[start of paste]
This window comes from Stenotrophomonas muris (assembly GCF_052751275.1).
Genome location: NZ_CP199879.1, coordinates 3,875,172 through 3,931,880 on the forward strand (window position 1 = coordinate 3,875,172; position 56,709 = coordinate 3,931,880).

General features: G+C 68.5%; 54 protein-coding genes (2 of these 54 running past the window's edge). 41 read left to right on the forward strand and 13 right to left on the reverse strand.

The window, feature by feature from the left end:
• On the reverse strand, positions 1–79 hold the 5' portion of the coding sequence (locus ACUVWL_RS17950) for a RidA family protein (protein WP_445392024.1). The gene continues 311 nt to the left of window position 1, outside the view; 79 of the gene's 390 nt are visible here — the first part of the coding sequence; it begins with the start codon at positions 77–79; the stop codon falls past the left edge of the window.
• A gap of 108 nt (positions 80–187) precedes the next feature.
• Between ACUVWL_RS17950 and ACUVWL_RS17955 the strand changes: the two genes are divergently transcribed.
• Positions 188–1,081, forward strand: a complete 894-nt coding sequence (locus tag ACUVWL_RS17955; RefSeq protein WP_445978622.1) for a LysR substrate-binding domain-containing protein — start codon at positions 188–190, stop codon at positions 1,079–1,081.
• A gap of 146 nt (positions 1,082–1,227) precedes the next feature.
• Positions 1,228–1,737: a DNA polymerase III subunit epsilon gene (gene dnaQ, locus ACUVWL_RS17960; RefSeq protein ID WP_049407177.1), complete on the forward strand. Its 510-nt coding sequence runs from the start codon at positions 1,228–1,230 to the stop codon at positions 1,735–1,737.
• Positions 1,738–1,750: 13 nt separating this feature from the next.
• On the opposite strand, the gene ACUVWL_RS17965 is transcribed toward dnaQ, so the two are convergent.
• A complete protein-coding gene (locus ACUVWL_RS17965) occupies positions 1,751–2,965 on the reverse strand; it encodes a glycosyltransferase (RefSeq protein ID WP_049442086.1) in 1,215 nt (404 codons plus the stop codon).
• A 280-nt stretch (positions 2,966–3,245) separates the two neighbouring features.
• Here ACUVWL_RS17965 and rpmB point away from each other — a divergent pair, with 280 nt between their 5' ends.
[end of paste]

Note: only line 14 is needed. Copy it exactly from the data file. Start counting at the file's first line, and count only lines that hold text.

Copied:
• A 280-nt stretch (positions 2,966–3,245) separates the two neighbouring features.